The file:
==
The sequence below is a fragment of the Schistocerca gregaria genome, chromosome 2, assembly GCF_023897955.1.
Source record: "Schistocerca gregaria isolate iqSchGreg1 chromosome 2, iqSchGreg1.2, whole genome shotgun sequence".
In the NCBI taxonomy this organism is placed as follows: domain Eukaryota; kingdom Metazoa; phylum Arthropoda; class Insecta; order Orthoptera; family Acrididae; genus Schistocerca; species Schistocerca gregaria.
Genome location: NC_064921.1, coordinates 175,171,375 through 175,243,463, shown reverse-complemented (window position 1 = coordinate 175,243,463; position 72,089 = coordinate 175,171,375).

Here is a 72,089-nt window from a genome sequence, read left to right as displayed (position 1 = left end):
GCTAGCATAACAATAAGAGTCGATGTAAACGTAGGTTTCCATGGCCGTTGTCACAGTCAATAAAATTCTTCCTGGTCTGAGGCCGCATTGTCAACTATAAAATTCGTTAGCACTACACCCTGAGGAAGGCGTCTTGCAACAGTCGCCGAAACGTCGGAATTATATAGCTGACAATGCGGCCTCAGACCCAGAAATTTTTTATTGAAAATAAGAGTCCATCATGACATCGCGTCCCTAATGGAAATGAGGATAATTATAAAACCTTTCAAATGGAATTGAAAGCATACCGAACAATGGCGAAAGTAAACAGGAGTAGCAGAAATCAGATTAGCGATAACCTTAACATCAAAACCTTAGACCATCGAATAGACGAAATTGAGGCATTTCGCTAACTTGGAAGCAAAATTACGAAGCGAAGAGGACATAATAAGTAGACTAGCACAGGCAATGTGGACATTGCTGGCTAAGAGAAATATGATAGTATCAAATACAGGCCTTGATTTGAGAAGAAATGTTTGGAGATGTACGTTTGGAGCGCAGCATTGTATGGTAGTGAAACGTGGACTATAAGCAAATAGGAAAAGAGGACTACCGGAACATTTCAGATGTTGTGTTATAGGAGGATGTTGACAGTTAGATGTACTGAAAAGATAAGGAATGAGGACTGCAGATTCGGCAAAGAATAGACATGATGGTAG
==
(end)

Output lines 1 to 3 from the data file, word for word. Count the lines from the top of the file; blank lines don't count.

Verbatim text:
The sequence below is a fragment of the Schistocerca gregaria genome, chromosome 2, assembly GCF_023897955.1.
Source record: "Schistocerca gregaria isolate iqSchGreg1 chromosome 2, iqSchGreg1.2, whole genome shotgun sequence".
In the NCBI taxonomy this organism is placed as follows: domain Eukaryota; kingdom Metazoa; phylum Arthropoda; class Insecta; order Orthoptera; family Acrididae; genus Schistocerca; species Schistocerca gregaria.